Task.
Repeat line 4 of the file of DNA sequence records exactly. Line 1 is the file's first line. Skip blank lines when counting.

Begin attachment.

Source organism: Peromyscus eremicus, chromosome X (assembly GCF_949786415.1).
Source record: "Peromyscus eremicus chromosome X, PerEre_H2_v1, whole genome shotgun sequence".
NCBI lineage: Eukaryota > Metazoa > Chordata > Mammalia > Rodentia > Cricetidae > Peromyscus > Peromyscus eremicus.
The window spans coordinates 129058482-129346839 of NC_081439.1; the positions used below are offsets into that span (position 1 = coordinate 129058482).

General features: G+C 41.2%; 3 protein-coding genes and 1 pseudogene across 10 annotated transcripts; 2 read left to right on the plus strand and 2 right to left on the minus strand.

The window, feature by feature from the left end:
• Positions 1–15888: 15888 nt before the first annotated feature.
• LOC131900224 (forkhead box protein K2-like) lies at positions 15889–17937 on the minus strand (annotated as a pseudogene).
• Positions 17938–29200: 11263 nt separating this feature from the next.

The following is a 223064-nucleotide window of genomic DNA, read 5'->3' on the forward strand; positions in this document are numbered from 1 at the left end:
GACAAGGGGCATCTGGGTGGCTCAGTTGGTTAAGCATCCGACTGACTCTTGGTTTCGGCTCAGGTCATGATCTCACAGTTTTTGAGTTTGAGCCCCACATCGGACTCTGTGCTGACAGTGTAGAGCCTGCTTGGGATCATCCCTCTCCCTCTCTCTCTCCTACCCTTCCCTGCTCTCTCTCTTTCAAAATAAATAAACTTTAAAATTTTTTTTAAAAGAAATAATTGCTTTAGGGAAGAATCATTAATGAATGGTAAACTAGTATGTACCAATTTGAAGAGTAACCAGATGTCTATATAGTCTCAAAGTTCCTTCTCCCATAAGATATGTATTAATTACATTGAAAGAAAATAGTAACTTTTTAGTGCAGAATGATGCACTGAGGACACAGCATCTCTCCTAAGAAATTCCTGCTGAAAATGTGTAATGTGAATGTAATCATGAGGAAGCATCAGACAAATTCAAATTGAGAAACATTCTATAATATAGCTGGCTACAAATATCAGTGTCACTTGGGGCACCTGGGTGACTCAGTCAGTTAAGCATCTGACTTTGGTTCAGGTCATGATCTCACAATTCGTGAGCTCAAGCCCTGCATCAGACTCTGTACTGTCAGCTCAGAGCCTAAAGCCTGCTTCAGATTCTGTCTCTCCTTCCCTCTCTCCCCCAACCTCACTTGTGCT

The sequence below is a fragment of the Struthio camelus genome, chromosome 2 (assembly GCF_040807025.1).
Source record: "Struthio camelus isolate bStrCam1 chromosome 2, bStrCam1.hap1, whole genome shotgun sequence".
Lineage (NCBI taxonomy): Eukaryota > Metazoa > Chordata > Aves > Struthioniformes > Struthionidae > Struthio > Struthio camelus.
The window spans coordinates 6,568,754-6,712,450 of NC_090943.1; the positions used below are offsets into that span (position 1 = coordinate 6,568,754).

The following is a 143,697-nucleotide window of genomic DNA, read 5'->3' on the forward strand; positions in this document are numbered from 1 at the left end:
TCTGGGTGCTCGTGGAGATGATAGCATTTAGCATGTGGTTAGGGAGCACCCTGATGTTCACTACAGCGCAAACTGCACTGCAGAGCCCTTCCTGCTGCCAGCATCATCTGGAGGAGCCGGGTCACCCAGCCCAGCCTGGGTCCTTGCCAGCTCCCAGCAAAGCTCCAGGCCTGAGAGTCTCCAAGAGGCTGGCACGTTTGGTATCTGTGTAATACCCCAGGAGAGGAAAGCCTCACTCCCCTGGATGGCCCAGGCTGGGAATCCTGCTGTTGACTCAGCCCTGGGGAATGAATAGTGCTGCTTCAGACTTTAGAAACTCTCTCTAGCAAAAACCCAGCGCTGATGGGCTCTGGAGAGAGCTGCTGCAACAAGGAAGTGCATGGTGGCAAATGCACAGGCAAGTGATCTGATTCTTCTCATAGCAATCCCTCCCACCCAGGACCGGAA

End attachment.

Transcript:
The window spans coordinates 129058482-129346839 of NC_081439.1; the positions used below are offsets into that span (position 1 = coordinate 129058482).